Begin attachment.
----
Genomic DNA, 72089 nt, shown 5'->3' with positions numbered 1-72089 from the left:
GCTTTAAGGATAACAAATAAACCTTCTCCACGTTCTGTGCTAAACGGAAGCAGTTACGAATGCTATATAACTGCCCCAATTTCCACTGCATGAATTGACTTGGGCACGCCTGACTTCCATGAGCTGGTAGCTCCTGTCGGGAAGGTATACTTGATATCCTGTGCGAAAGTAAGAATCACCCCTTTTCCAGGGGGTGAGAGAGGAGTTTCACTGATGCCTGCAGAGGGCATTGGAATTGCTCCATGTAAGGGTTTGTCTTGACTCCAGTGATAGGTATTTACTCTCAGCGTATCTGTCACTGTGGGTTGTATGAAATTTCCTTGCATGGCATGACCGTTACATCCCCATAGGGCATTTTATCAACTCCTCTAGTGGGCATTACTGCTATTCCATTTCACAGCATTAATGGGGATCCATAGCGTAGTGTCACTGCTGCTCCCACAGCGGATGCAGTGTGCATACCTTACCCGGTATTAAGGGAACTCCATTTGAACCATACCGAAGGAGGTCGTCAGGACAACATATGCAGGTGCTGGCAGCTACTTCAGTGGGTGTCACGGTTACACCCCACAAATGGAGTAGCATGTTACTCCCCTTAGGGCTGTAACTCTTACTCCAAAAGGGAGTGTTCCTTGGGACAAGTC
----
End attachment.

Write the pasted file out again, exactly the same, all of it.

Genomic DNA, 72089 nt, shown 5'->3' with positions numbered 1-72089 from the left:
GCTTTAAGGATAACAAATAAACCTTCTCCACGTTCTGTGCTAAACGGAAGCAGTTACGAATGCTATATAACTGCCCCAATTTCCACTGCATGAATTGACTTGGGCACGCCTGACTTCCATGAGCTGGTAGCTCCTGTCGGGAAGGTATACTTGATATCCTGTGCGAAAGTAAGAATCACCCCTTTTCCAGGGGGTGAGAGAGGAGTTTCACTGATGCCTGCAGAGGGCATTGGAATTGCTCCATGTAAGGGTTTGTCTTGACTCCAGTGATAGGTATTTACTCTCAGCGTATCTGTCACTGTGGGTTGTATGAAATTTCCTTGCATGGCATGACCGTTACATCCCCATAGGGCATTTTATCAACTCCTCTAGTGGGCATTACTGCTATTCCATTTCACAGCATTAATGGGGATCCATAGCGTAGTGTCACTGCTGCTCCCACAGCGGATGCAGTGTGCATACCTTACCCGGTATTAAGGGAACTCCATTTGAACCATACCGAAGGAGGTCGTCAGGACAACATATGCAGGTGCTGGCAGCTACTTCAGTGGGTGTCACGGTTACACCCCACAAATGGAGTAGCATGTTACTCCCCTTAGGGCTGTAACTCTTACTCCAAAAGGGAGTGTTCCTTGGGACAAGTC